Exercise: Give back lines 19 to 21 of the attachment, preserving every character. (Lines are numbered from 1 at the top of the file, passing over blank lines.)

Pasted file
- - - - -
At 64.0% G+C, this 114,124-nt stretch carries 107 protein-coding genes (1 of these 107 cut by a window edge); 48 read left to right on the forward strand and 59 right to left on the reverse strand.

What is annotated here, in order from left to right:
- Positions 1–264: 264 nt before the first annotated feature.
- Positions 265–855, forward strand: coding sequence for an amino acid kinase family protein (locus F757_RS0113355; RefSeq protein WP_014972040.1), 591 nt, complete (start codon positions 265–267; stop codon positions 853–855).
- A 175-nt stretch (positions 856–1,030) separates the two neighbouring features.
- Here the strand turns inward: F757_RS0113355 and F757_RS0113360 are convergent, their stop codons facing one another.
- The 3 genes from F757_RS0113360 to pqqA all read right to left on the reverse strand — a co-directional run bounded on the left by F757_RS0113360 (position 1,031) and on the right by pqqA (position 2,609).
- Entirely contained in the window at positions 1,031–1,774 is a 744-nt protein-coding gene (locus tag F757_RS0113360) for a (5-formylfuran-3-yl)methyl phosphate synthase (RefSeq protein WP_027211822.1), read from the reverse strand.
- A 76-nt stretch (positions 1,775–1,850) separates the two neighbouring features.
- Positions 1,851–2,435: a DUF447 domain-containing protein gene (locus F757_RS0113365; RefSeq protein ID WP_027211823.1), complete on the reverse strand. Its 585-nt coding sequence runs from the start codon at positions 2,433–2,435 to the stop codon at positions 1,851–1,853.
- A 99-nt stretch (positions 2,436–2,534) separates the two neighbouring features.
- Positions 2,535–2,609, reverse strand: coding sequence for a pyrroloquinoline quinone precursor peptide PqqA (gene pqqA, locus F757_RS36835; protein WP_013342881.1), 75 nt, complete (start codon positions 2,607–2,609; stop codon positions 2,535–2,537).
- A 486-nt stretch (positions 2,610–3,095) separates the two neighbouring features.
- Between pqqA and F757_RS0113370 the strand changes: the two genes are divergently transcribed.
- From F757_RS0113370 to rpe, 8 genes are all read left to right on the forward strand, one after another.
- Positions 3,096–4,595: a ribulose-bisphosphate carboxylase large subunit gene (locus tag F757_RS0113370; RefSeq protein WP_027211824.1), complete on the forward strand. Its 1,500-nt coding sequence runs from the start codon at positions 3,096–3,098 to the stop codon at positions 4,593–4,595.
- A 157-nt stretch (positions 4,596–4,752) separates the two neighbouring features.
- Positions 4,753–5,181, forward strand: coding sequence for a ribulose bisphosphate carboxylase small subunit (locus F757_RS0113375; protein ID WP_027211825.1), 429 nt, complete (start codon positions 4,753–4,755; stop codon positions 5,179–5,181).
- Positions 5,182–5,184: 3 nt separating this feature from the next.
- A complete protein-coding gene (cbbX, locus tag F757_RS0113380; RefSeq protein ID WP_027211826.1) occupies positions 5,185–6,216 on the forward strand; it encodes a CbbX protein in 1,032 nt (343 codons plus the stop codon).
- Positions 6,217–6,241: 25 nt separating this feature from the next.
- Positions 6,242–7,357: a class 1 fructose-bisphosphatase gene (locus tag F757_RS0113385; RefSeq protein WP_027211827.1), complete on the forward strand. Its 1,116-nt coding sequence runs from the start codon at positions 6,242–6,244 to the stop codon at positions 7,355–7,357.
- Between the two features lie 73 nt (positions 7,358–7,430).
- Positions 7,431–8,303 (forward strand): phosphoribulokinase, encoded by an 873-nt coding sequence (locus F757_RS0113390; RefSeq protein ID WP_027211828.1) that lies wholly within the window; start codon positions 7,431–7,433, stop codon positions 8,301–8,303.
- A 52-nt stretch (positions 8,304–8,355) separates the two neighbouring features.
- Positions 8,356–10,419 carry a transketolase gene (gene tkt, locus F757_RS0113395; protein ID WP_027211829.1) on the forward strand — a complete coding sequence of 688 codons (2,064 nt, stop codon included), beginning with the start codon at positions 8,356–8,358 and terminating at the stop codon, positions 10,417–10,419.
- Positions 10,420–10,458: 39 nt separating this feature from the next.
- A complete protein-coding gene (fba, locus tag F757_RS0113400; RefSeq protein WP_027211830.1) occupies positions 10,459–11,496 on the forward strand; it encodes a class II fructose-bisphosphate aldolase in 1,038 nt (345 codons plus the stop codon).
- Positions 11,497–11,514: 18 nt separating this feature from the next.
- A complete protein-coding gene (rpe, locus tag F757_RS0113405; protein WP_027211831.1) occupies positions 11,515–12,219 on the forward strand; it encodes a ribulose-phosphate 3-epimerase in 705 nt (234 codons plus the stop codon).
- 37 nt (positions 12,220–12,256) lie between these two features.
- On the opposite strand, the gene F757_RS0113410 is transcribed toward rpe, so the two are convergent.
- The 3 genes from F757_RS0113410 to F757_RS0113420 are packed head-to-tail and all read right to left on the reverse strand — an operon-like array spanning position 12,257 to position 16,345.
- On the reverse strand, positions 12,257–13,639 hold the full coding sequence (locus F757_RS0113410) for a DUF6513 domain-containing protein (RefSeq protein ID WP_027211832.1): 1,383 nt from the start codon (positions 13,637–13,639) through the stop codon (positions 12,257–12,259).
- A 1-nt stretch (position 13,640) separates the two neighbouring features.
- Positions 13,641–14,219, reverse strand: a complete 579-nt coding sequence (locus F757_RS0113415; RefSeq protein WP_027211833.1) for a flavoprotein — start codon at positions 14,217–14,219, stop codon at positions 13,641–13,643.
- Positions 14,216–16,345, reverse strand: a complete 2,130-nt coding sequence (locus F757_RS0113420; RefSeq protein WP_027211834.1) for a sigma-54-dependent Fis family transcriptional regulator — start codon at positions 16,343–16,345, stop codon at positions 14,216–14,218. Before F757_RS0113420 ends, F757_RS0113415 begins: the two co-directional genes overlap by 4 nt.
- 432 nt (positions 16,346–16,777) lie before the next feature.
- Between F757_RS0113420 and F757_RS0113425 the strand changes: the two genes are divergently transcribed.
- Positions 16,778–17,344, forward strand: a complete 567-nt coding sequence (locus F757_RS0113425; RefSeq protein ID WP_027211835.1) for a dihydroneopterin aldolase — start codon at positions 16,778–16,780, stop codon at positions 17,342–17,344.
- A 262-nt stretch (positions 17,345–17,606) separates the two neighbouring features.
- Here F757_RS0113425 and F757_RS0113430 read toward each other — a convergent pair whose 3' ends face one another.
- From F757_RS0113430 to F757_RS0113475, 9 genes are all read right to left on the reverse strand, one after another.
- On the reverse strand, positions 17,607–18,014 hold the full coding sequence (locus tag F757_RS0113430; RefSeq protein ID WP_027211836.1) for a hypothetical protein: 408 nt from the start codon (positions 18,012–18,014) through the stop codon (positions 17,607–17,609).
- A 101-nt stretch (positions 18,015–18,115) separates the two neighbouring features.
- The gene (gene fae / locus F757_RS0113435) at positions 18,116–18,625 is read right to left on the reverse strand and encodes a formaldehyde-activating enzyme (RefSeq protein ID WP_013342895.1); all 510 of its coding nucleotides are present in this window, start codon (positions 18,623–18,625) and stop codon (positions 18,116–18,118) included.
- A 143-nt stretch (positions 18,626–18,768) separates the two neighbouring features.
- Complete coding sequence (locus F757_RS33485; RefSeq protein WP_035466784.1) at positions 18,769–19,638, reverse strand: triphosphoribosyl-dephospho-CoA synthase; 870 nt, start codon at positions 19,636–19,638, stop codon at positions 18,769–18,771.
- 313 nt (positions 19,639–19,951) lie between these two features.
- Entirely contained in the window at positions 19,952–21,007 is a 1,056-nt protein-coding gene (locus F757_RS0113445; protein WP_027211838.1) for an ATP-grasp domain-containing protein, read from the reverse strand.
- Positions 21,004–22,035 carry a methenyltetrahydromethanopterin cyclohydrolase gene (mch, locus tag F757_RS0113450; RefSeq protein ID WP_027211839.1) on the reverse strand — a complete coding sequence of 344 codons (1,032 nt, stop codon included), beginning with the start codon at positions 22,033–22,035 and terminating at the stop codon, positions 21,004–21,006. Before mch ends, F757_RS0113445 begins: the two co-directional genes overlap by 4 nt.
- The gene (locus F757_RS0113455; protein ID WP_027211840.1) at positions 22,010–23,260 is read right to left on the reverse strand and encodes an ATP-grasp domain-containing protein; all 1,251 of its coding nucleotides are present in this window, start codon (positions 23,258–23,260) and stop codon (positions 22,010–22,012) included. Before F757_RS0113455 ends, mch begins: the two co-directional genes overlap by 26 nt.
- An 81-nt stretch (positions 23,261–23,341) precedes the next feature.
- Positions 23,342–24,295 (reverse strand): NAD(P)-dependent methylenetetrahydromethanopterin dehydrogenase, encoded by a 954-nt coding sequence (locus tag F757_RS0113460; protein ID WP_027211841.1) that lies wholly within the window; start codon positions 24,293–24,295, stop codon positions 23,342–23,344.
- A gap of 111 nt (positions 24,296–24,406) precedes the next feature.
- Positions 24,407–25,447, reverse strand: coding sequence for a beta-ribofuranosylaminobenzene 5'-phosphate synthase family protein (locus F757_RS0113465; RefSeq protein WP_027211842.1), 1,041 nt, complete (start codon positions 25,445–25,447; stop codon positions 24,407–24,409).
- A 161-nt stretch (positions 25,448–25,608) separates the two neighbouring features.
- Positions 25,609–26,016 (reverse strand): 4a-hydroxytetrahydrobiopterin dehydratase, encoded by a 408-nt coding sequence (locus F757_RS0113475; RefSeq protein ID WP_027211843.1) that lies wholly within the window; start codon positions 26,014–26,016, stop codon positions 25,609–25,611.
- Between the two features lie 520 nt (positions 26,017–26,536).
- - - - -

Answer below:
- Positions 5,182–5,184: 3 nt separating this feature from the next.
- A complete protein-coding gene (cbbX, locus tag F757_RS0113380; RefSeq protein ID WP_027211826.1) occupies positions 5,185–6,216 on the forward strand; it encodes a CbbX protein in 1,032 nt (343 codons plus the stop codon).
- Positions 6,217–6,241: 25 nt separating this feature from the next.